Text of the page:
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Writing on glass is as pleasurable as writing on a banana - which should do once. I saw an interesting us of a frosted window as a whiteboard at one of my client's offices - it makes so much sense to backlight using daylight, unless you're a vampire of course: http://www.agitprop.co.uk/blog/?p=44

I wish I could remember to copy check before hitting 'post' rather than afterwards

I watched Mission Impossible 3 on DVD last night. The movie wasn't that great, but there is a very cool 'writing on window' scene where Tom Cruise calculates the velocity and angle required to jump from building A to building B by sketching their outline on the glass against the cityscape. He then does some complex calculations to confirm this (which is the least convincing part of the entire film), but there you have it, a classic 'writing on glass to look cool' scene.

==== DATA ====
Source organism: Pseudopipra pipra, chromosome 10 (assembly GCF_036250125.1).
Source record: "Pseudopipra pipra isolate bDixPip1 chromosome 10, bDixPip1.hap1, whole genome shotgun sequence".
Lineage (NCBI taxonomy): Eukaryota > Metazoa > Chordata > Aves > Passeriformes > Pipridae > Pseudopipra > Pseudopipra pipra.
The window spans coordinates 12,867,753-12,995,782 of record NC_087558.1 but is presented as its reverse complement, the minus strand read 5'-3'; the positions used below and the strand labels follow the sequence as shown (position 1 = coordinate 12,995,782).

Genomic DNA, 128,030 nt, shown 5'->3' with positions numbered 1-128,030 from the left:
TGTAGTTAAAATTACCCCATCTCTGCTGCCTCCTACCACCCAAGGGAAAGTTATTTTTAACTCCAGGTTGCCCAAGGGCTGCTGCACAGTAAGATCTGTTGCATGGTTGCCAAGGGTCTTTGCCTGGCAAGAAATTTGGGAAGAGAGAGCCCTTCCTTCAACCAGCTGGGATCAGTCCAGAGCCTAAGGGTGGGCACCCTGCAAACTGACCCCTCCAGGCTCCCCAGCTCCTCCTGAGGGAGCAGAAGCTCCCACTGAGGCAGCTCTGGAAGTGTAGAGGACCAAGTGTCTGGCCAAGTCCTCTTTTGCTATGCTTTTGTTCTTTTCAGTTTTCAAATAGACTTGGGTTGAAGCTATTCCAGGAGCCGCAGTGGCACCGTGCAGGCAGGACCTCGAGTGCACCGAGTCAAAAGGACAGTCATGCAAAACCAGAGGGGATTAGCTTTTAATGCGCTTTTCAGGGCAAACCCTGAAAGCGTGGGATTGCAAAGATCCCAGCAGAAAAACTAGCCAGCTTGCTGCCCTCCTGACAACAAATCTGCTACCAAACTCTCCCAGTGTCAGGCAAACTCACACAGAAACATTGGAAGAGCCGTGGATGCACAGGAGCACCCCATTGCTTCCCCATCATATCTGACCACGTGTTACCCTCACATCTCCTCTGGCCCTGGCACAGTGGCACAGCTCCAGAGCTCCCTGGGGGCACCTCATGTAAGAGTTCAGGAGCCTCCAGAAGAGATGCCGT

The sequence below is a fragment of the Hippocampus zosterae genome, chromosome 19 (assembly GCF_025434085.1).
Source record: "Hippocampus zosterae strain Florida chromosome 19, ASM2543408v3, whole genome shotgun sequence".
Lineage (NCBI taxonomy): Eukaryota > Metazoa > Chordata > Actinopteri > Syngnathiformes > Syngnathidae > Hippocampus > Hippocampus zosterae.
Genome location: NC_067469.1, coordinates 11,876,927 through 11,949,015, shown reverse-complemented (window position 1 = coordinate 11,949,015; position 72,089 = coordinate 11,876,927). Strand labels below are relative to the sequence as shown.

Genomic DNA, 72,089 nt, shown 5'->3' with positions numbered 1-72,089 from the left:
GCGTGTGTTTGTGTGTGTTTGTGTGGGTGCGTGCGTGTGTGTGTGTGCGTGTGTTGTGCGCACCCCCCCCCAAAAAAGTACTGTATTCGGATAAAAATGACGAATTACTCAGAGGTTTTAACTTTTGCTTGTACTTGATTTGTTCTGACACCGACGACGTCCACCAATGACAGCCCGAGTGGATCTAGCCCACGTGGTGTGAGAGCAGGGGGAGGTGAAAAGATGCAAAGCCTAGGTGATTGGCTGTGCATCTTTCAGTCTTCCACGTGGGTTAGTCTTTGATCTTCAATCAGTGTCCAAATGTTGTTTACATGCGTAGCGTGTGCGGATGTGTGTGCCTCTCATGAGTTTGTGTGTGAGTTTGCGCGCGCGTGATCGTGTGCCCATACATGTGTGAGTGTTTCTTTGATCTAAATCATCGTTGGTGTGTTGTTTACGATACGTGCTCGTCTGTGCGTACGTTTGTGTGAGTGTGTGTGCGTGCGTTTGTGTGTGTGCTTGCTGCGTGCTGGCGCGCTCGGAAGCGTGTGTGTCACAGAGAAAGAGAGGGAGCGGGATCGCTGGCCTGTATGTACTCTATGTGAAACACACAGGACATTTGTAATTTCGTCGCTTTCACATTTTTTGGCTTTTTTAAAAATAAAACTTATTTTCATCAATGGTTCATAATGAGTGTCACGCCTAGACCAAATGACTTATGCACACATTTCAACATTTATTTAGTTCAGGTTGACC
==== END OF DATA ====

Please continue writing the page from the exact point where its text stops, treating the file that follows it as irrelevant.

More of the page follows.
If you really like this paint on glass thing, there's one film that's all about that without involving submarines, missiles or calculations, but only a bald guy and a brush : http://www.imdb.com/title/tt0049531/

I've been using windows as whiteboards for years. Dry-erase markers work just as well on glass as they do on whiteboards, with no need for a special trip to the office supply store.

I understand why you someone would write on glass at home or at the office - to save yourself from buying a whiteboard - but I never really got it why they do it on CSI. Does reading backwards give them new insights on the cases? Or is it just to show off the fancy studio-lighting?

I suspect people write on glass in the movies etc because it means we spend less time looking at the back of their heads. Plus it looks cool.


O yes getting some now. Thanks chief.

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